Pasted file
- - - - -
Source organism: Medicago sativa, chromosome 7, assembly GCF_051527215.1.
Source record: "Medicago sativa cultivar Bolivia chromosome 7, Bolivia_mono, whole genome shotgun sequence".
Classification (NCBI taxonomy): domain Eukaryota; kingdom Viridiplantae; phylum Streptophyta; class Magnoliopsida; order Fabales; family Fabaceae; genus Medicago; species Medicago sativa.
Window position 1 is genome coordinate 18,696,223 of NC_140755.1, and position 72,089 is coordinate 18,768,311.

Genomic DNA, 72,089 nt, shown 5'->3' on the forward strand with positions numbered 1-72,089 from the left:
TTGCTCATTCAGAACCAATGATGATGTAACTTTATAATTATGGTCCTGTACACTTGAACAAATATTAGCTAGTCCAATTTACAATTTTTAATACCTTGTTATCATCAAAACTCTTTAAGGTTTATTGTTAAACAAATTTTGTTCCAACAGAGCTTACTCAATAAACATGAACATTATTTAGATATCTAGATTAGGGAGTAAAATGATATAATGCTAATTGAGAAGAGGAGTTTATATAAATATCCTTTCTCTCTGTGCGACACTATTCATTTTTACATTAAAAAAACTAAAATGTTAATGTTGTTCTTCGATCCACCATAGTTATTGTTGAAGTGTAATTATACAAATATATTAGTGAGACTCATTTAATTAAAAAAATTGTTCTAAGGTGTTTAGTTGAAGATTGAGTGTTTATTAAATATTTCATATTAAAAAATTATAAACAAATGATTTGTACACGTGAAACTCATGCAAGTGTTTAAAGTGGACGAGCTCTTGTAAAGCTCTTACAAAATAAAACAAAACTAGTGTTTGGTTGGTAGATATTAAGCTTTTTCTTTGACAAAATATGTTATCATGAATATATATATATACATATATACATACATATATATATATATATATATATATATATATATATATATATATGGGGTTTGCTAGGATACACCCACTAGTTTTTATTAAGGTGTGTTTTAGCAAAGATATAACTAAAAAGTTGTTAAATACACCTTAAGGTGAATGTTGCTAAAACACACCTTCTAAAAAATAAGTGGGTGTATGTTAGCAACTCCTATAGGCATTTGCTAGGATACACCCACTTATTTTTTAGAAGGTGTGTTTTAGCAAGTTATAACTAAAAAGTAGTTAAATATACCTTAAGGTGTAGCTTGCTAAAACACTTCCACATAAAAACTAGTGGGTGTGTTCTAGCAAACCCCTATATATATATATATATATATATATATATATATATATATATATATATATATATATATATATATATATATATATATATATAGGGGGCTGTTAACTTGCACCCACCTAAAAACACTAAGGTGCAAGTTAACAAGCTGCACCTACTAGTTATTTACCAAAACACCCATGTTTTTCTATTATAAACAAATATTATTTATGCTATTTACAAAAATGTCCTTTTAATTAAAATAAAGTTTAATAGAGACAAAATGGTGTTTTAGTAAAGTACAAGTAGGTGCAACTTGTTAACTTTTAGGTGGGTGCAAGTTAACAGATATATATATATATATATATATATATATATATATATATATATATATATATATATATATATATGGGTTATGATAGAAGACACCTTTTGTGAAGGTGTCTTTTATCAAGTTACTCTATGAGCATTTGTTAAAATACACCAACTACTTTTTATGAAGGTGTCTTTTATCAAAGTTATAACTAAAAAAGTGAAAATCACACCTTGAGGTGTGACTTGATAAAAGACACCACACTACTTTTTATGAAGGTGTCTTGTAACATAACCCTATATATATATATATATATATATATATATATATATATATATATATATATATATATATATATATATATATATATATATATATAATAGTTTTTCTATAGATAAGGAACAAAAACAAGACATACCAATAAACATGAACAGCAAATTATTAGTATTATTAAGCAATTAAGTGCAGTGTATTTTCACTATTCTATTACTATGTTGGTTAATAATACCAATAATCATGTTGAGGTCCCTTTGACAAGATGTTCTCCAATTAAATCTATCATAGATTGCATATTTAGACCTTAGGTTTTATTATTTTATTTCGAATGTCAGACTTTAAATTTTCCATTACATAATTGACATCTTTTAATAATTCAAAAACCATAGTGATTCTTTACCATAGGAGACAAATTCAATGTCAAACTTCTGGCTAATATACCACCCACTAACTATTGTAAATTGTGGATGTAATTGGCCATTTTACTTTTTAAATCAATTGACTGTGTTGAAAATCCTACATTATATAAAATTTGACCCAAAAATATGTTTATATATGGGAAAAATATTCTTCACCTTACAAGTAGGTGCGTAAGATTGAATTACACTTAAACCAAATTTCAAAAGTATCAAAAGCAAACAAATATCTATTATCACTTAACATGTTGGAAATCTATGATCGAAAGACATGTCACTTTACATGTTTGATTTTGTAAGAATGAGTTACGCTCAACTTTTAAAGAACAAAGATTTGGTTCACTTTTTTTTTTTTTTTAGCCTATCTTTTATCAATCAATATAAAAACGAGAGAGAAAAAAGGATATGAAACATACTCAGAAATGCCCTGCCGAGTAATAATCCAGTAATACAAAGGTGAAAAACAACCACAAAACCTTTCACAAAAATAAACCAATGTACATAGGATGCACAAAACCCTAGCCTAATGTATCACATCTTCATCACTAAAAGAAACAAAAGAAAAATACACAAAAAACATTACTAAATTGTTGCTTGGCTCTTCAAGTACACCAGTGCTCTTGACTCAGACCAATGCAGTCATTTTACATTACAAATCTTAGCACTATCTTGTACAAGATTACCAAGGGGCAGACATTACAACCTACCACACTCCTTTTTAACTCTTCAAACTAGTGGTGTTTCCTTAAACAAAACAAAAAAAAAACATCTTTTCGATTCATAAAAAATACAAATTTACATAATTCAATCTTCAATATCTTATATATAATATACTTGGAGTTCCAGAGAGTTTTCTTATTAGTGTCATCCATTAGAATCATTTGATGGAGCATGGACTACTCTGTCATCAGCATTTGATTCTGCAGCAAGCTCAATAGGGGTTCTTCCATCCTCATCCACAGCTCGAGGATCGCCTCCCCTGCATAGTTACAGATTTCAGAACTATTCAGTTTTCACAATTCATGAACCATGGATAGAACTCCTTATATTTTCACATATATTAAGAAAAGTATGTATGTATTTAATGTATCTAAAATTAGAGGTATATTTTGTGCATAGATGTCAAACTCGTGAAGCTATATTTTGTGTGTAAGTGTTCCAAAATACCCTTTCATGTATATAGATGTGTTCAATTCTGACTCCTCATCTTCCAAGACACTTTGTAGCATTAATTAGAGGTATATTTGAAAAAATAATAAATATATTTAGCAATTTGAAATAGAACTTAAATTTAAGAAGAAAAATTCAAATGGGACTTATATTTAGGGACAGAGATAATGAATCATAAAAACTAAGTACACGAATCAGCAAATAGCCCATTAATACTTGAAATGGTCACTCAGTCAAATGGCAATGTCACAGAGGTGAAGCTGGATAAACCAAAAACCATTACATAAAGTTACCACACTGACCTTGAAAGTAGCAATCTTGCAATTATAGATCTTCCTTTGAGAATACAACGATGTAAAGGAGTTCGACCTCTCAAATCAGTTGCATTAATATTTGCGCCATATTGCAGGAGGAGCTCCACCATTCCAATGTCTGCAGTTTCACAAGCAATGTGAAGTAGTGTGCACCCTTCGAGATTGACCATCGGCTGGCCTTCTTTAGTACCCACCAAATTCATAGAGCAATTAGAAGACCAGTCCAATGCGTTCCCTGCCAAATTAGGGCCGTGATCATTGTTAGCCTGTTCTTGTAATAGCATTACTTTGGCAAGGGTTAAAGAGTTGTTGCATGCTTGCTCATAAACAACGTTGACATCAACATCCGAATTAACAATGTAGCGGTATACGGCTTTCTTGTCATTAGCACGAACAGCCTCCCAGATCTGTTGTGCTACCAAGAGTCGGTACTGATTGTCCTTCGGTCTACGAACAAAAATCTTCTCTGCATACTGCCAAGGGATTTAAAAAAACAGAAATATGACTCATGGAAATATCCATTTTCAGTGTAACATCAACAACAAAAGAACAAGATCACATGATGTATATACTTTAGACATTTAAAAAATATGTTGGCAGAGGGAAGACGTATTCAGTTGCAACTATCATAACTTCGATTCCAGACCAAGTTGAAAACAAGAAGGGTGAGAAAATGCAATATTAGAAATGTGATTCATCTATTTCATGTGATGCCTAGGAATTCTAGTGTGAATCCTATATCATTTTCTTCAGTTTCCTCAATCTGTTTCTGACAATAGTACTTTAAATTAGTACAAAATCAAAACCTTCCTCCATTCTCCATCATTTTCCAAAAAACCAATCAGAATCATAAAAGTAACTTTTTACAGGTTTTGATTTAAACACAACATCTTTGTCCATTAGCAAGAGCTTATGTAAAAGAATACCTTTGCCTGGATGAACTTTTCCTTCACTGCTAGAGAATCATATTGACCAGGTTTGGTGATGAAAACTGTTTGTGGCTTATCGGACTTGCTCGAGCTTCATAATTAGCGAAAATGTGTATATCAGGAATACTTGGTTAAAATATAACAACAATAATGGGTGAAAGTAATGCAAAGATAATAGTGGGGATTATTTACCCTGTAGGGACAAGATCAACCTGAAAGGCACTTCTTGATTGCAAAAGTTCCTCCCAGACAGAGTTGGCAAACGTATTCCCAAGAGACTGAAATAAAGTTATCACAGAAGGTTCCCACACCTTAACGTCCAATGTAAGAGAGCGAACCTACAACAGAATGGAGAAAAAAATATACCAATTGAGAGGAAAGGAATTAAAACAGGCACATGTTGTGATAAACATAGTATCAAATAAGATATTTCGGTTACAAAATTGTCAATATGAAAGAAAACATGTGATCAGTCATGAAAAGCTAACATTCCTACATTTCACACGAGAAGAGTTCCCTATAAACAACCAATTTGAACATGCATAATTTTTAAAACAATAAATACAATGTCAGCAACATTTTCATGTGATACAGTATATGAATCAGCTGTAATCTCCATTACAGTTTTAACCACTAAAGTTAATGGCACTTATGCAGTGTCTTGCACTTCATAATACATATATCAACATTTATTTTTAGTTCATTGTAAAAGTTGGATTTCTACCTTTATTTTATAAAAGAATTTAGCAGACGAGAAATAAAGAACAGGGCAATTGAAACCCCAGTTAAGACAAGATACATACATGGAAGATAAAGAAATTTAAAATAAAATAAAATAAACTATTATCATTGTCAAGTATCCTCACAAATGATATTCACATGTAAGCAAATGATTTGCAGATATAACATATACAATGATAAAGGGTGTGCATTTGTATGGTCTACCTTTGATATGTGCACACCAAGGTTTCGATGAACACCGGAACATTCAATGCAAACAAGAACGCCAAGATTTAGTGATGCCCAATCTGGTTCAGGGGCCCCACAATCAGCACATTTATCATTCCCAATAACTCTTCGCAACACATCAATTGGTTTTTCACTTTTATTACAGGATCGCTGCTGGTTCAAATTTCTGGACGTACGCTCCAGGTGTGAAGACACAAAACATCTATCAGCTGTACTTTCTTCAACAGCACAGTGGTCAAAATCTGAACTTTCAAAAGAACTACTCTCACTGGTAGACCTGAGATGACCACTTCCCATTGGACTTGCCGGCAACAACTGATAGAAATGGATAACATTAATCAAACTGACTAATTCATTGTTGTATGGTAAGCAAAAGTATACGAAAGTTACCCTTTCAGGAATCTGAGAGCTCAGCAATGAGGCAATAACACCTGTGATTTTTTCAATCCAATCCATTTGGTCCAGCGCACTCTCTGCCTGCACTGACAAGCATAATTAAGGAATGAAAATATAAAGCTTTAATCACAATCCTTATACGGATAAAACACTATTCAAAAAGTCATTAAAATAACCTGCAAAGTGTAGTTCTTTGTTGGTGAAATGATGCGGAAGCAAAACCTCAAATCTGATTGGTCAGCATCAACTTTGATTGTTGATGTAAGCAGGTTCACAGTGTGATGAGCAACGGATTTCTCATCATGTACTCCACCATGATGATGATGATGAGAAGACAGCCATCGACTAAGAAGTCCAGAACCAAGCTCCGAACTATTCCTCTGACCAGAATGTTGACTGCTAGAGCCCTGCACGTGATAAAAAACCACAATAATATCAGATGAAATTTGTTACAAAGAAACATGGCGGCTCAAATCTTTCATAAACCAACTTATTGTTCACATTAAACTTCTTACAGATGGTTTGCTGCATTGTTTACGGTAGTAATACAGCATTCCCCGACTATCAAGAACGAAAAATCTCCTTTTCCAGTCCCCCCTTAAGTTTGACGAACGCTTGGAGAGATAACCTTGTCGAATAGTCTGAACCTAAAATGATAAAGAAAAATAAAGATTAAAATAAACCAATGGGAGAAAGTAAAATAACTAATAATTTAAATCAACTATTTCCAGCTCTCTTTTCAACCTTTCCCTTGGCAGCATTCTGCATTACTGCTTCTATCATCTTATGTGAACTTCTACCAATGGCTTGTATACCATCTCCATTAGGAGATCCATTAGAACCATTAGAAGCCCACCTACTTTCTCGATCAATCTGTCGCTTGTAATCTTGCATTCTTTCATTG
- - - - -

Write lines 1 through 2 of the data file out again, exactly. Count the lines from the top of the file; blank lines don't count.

Source organism: Medicago sativa, chromosome 7, assembly GCF_051527215.1.
Source record: "Medicago sativa cultivar Bolivia chromosome 7, Bolivia_mono, whole genome shotgun sequence".